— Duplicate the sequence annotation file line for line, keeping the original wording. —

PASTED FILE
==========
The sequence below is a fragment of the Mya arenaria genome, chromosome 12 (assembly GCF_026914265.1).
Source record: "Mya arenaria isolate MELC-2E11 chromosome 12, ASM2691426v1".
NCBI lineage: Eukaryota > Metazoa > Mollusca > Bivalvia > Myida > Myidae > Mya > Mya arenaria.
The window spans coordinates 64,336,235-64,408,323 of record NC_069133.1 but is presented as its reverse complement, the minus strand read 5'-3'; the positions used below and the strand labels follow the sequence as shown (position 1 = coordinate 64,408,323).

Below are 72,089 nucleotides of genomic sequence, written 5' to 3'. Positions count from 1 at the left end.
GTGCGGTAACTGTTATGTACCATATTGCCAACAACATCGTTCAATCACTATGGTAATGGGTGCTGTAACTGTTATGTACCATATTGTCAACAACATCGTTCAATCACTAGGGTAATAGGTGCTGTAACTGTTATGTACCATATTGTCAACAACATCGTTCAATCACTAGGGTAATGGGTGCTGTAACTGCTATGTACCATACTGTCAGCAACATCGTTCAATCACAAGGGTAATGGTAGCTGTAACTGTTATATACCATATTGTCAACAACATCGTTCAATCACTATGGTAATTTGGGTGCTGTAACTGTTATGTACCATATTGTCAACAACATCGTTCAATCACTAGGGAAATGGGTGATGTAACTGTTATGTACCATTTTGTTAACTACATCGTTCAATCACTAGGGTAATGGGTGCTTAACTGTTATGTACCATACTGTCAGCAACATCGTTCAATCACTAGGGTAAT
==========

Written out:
The sequence below is a fragment of the Mya arenaria genome, chromosome 12 (assembly GCF_026914265.1).
Source record: "Mya arenaria isolate MELC-2E11 chromosome 12, ASM2691426v1".
NCBI lineage: Eukaryota > Metazoa > Mollusca > Bivalvia > Myida > Myidae > Mya > Mya arenaria.
The window spans coordinates 64,336,235-64,408,323 of record NC_069133.1 but is presented as its reverse complement, the minus strand read 5'-3'; the positions used below and the strand labels follow the sequence as shown (position 1 = coordinate 64,408,323).

Below are 72,089 nucleotides of genomic sequence, written 5' to 3'. Positions count from 1 at the left end.
GTGCGGTAACTGTTATGTACCATATTGCCAACAACATCGTTCAATCACTATGGTAATGGGTGCTGTAACTGTTATGTACCATATTGTCAACAACATCGTTCAATCACTAGGGTAATAGGTGCTGTAACTGTTATGTACCATATTGTCAACAACATCGTTCAATCACTAGGGTAATGGGTGCTGTAACTGCTATGTACCATACTGTCAGCAACATCGTTCAATCACAAGGGTAATGGTAGCTGTAACTGTTATATACCATATTGTCAACAACATCGTTCAATCACTATGGTAATTTGGGTGCTGTAACTGTTATGTACCATATTGTCAACAACATCGTTCAATCACTAGGGAAATGGGTGATGTAACTGTTATGTACCATTTTGTTAACTACATCGTTCAATCACTAGGGTAATGGGTGCTTAACTGTTATGTACCATACTGTCAGCAACATCGTTCAATCACTAGGGTAAT